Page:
M4A4 FL-10

Would you like to see the M4A4 FL-10 in-game?
  • Yes
  • No
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Welcome to the suggestion post for the M4A4 FL-10! This is a vehicle somewhat similar to what is currently in-game as the M4A1 FL-10, but uses a different hull and engine. This means it combines the M4A4 Sherman hull with the powerful French FL-10 autoloading turret as used on the AMX-13.

While this vehicle was not used by France to my knowledge, I do still think the M4A4 FL-10 could have a place in the French tech tree, given France made the conversion for Egypt, as well as the turret. Let’s find out a bit more about this fascinating tank!



A 2nd Free French Armored Division M4A2 Sherman debarks from an LST at Utah Beach, Normandy, August 2nd, 1944.

During the latter stages of World War II, the M4 Sherman and its variants were some of the Free French Army’s mainstays in terms of armor. Used in the hundreds by the French from the beaches of Normandy all the way to Paris and into Germany, the Sherman had a long service life in France extending into the early 1960s with the Gendarmerie. However, following the war, the Sherman, a design aging in a quickly advancing era of new technology, was replaced by more modern vehicles, such as the AMX-13 light tank. In 1955, though, the French faced an issue. They had over a thousand Shermans in storage. What could be done with them? They could be sold, but there weren’t many nations that would want an older tank, especially with far superior options on the market, such as the (at the time) new T-54 from the Soviet Union. This was soon answered by a subsidiary of the Société de construction des Batignolles.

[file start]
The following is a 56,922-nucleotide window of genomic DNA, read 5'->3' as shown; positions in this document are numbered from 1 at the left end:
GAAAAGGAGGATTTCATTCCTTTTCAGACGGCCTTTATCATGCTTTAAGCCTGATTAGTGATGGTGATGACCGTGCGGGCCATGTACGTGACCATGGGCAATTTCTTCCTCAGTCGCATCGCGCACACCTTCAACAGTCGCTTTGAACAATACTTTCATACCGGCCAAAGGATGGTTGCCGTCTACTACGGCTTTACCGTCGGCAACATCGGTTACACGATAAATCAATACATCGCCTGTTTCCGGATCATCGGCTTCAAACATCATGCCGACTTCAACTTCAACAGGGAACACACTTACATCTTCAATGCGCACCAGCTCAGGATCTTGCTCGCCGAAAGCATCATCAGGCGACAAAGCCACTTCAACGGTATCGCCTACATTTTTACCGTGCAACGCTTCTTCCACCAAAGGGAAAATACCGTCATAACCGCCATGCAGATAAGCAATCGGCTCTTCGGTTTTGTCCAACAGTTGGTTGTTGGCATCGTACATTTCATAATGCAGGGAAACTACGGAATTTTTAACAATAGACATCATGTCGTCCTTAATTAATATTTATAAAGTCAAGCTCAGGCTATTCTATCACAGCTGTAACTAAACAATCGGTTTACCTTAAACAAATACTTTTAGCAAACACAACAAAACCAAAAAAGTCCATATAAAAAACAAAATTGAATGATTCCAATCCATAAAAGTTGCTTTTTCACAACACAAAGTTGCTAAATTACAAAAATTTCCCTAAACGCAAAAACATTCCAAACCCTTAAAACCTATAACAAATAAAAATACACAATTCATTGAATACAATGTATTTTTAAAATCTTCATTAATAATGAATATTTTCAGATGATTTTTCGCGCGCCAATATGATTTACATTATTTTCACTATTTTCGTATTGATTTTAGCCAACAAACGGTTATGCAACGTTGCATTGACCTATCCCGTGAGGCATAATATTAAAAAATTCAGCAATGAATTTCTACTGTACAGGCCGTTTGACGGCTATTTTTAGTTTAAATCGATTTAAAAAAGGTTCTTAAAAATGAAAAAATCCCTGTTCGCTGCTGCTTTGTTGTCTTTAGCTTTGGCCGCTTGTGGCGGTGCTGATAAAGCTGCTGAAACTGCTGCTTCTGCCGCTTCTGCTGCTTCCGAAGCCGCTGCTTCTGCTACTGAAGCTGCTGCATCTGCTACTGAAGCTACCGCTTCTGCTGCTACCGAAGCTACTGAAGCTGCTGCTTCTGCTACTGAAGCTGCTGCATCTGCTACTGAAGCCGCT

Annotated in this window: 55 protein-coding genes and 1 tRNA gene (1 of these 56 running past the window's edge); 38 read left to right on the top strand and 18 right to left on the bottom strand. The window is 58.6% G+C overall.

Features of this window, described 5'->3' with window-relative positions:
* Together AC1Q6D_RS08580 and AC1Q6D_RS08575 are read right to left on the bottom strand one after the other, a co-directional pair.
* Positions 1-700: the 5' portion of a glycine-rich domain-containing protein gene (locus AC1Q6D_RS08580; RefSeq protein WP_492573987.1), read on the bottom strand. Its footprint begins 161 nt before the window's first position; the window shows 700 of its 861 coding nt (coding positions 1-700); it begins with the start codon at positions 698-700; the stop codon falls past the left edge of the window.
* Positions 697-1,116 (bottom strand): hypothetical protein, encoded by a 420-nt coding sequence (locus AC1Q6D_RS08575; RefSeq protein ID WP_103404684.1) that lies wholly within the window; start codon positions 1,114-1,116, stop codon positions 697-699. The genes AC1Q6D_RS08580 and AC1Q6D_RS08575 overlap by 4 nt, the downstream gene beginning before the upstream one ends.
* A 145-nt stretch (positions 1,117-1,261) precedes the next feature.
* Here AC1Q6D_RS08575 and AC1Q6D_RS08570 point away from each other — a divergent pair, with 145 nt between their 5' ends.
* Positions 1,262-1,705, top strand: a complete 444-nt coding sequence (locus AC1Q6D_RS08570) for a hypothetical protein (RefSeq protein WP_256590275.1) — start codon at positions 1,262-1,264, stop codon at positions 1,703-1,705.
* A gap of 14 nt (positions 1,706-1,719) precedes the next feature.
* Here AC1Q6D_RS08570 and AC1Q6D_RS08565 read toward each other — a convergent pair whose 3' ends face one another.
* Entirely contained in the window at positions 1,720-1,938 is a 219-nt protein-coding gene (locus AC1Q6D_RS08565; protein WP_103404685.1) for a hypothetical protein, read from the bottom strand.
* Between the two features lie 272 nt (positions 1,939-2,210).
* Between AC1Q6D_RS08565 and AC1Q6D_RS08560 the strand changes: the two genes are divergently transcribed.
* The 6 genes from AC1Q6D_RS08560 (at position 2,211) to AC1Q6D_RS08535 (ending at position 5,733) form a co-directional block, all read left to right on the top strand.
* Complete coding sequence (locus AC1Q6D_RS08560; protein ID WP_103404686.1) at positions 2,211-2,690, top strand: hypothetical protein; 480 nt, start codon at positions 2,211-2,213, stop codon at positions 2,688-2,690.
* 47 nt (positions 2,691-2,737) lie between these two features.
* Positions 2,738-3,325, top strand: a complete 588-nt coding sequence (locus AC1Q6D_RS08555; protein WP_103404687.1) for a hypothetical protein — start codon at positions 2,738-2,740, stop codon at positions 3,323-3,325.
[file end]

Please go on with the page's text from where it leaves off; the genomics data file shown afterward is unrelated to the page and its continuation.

The M4A1 FL-10 prototype, equipped with the FL-10 turret used on the AMX-13.

Compagnie Générale de Construction de Batignolles-Châtillon, based out of Nantes, a commune in western France, proposed a project to use the new AMX-13’s CN-75-50 gun in the turret of the Sherman. This would make the vehicle more attractive to third world countries, who were buying World War II-era vehicles for their militaries. With the much more powerful main gun on a reliable chassis, the French would have a strong contender for international marketing. A similar project was being done for Israel, which would culminate in the M-50 Sherman. However, modifying the turret proved to be tricky and expensive. It was eventually decided to mount the AMX-13’s turret directly on to the Sherman hull, instead of just the gun.

This was ultimately a better choice, as the turret not only was lighter, but featured an autoloader, improving the sustained rate of fire. A prototype was tested, using an M4A1 75 (W) hull, but this conversion could be done for any country. Despite being intended for export, the French Army took a look at the vehicle, and did not pursue it further, given that it had no advantages over the AMX-13, which was intended to be light, low profile, and fast. While it may not have caught the attention of the French Army, there was still a whole world of potential buyers. The conversion was offered to Israel, who declined, as the Israelis did not like the autoloader, preferring a human loader for their tanks. Just when the project seemed doomed to history though, a country fresh out of a revolution in 1952 expressed interest in upgrading its Sherman fleet.